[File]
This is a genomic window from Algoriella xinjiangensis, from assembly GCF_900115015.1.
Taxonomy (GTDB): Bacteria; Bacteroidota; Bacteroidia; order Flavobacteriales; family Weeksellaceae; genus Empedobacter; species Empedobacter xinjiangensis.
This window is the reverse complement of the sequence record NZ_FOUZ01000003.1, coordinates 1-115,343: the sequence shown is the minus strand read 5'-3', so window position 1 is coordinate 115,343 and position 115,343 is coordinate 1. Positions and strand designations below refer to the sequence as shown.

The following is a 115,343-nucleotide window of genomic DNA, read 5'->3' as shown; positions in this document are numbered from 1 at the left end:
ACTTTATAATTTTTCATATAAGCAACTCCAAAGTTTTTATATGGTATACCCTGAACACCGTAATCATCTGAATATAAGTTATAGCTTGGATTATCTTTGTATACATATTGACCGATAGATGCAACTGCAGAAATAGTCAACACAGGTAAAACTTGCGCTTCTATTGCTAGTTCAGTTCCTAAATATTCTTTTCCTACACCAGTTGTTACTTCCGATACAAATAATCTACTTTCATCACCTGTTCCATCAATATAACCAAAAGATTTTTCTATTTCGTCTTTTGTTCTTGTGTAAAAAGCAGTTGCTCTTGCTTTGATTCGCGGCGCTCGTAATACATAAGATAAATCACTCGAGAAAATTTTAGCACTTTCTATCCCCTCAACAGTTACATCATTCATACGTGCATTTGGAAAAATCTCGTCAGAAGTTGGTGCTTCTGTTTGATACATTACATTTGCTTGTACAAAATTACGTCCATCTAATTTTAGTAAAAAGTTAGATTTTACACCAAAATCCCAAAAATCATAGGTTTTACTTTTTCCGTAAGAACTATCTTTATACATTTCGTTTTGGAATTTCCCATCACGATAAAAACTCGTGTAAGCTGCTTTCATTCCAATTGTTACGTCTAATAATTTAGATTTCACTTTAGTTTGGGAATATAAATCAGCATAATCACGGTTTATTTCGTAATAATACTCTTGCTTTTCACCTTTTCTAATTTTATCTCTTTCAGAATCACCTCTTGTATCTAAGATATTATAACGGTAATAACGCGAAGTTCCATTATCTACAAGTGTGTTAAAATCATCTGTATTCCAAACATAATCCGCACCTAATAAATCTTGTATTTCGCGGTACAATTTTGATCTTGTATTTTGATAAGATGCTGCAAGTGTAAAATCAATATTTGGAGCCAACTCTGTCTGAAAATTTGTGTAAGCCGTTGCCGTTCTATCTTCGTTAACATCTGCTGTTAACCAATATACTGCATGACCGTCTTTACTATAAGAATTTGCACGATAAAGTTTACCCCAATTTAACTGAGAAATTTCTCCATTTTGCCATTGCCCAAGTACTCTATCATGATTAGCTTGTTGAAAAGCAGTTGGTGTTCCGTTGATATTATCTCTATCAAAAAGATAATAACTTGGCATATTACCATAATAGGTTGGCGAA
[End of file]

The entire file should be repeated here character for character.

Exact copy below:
This is a genomic window from Algoriella xinjiangensis, from assembly GCF_900115015.1.
Taxonomy (GTDB): Bacteria; Bacteroidota; Bacteroidia; order Flavobacteriales; family Weeksellaceae; genus Empedobacter; species Empedobacter xinjiangensis.
This window is the reverse complement of the sequence record NZ_FOUZ01000003.1, coordinates 1-115,343: the sequence shown is the minus strand read 5'-3', so window position 1 is coordinate 115,343 and position 115,343 is coordinate 1. Positions and strand designations below refer to the sequence as shown.

The following is a 115,343-nucleotide window of genomic DNA, read 5'->3' as shown; positions in this document are numbered from 1 at the left end:
ACTTTATAATTTTTCATATAAGCAACTCCAAAGTTTTTATATGGTATACCCTGAACACCGTAATCATCTGAATATAAGTTATAGCTTGGATTATCTTTGTATACATATTGACCGATAGATGCAACTGCAGAAATAGTCAACACAGGTAAAACTTGCGCTTCTATTGCTAGTTCAGTTCCTAAATATTCTTTTCCTACACCAGTTGTTACTTCCGATACAAATAATCTACTTTCATCACCTGTTCCATCAATATAACCAAAAGATTTTTCTATTTCGTCTTTTGTTCTTGTGTAAAAAGCAGTTGCTCTTGCTTTGATTCGCGGCGCTCGTAATACATAAGATAAATCACTCGAGAAAATTTTAGCACTTTCTATCCCCTCAACAGTTACATCATTCATACGTGCATTTGGAAAAATCTCGTCAGAAGTTGGTGCTTCTGTTTGATACATTACATTTGCTTGTACAAAATTACGTCCATCTAATTTTAGTAAAAAGTTAGATTTTACACCAAAATCCCAAAAATCATAGGTTTTACTTTTTCCGTAAGAACTATCTTTATACATTTCGTTTTGGAATTTCCCATCACGATAAAAACTCGTGTAAGCTGCTTTCATTCCAATTGTTACGTCTAATAATTTAGATTTCACTTTAGTTTGGGAATATAAATCAGCATAATCACGGTTTATTTCGTAATAATACTCTTGCTTTTCACCTTTTCTAATTTTATCTCTTTCAGAATCACCTCTTGTATCTAAGATATTATAACGGTAATAACGCGAAGTTCCATTATCTACAAGTGTGTTAAAATCATCTGTATTCCAAACATAATCCGCACCTAATAAATCTTGTATTTCGCGGTACAATTTTGATCTTGTATTTTGATAAGATGCTGCAAGTGTAAAATCAATATTTGGAGCCAACTCTGTCTGAAAATTTGTGTAAGCCGTTGCCGTTCTATCTTCGTTAACATCTGCTGTTAACCAATATACTGCATGACCGTCTTTACTATAAGAATTTGCACGATAAAGTTTACCCCAATTTAACTGAGAAATTTCTCCATTTTGCCATTGCCCAAGTACTCTATCATGATTAGCTTGTTGAAAAGCAGTTGGTGTTCCGTTGATATTATCTCTATCAAAAAGATAATAACTTGGCATATTACCATAATAGGTTGGCGAA